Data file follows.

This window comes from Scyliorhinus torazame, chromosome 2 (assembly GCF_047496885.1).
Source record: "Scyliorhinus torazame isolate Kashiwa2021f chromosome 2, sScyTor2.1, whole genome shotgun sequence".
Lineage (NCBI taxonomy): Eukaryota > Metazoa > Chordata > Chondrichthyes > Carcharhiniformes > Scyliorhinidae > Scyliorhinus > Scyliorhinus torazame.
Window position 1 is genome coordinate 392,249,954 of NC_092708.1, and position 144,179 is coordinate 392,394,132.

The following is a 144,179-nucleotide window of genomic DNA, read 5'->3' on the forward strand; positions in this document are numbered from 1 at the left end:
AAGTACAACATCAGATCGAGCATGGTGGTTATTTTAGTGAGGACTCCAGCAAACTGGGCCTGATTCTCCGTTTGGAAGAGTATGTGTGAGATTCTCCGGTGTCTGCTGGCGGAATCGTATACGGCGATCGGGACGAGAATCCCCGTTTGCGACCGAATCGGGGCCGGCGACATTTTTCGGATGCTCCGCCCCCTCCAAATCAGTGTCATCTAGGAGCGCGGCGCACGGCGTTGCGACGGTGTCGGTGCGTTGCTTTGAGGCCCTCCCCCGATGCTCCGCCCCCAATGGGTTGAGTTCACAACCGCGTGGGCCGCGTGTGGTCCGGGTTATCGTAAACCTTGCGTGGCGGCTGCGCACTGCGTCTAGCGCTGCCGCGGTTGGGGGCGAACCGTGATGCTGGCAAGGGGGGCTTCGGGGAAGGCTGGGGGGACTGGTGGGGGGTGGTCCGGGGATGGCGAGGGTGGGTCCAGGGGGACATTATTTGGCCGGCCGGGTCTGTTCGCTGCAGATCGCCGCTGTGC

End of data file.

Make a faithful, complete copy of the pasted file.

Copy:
This window comes from Scyliorhinus torazame, chromosome 2 (assembly GCF_047496885.1).
Source record: "Scyliorhinus torazame isolate Kashiwa2021f chromosome 2, sScyTor2.1, whole genome shotgun sequence".
Lineage (NCBI taxonomy): Eukaryota > Metazoa > Chordata > Chondrichthyes > Carcharhiniformes > Scyliorhinidae > Scyliorhinus > Scyliorhinus torazame.
Window position 1 is genome coordinate 392,249,954 of NC_092708.1, and position 144,179 is coordinate 392,394,132.

The following is a 144,179-nucleotide window of genomic DNA, read 5'->3' on the forward strand; positions in this document are numbered from 1 at the left end:
AAGTACAACATCAGATCGAGCATGGTGGTTATTTTAGTGAGGACTCCAGCAAACTGGGCCTGATTCTCCGTTTGGAAGAGTATGTGTGAGATTCTCCGGTGTCTGCTGGCGGAATCGTATACGGCGATCGGGACGAGAATCCCCGTTTGCGACCGAATCGGGGCCGGCGACATTTTTCGGATGCTCCGCCCCCTCCAAATCAGTGTCATCTAGGAGCGCGGCGCACGGCGTTGCGACGGTGTCGGTGCGTTGCTTTGAGGCCCTCCCCCGATGCTCCGCCCCCAATGGGTTGAGTTCACAACCGCGTGGGCCGCGTGTGGTCCGGGTTATCGTAAACCTTGCGTGGCGGCTGCGCACTGCGTCTAGCGCTGCCGCGGTTGGGGGCGAACCGTGATGCTGGCAAGGGGGGCTTCGGGGAAGGCTGGGGGGACTGGTGGGGGGTGGTCCGGGGATGGCGAGGGTGGGTCCAGGGGGACATTATTTGGCCGGCCGGGTCTGTTCGCTGCAGATCGCCGCTGTGC